Get our newsletter delivered directly to your inbox
I have already subscribed | Do not show this message again
Your email has been successfully registered.
So far, Panama has reported 86,900 COVID-19 cases, of which at least 400 cases correspond to infected nurses.
The National Association of Nurses of Panama (ANEP) Monday will hold a protest to denounce exhausting work hours, lack of personal protective equipment, and failure to pay salaries to professionals hired during the COVID-19 pandemic.
The ANAP president Ana Reyes called on citizens to support the peaceful demonstrations that will take place in different health institutions.
"Although we had meetings with the authorities... we did not feel the answers that the nurses and the community need," Reyes said, adding that health workers take to the streets to make visible their needs, among which is pay for newly hired nurses.
"This protest is not only for us but also for our teammates, the community, and all those who have died in these five months of the pandemic," she recalled.
Last week, Health Minister Luis Francisco Sucre requested authorization to use US$6 million to pay for contracts and shifts owed to health personnel hired during the current health crisis.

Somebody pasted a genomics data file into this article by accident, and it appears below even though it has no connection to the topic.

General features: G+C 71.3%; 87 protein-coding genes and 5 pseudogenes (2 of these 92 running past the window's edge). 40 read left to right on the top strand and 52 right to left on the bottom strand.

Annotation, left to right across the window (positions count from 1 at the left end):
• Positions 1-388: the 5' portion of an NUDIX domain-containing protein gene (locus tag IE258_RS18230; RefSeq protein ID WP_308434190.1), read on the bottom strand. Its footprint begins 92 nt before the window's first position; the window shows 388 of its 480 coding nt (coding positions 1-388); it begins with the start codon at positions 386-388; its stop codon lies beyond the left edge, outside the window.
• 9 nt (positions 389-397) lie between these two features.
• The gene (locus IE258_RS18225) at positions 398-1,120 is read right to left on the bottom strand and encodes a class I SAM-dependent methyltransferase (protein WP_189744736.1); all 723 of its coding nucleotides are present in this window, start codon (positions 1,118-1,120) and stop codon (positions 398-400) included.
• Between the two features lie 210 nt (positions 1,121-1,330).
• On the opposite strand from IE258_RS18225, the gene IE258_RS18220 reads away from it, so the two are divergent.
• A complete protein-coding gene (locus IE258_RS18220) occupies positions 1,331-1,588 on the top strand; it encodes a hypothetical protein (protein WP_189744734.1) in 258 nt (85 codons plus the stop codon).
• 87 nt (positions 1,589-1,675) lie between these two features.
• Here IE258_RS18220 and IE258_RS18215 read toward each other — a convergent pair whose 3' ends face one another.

Central & South America is suffering tremendously from this pandemic: Colombia, Peru, Bolivia, Brazil, Panama, Mexico, and Argentina, are in the 10 countries with the highest daily death rates globally pic.twitter.com/MFnaS1vrfC
He also highlighted the need for some decisions to be reconsidered to improve healthcare because authorities should not be only focused on COVID-19.
“'We don't want one more nurse to die… that's why we have to unite, take action, and take care of ourselves. We must all be together to move forward ', the ANEP president said.
As of Monday morning, Panama had reported 86,900 COVID-19 cases and 1,892 deaths. According to ANEP data, at least 400 health workers have been infected by COVID-19 in Panama, a country that has carried out 7,579 tests as part of its strategy to detect the disease in neighborhoods.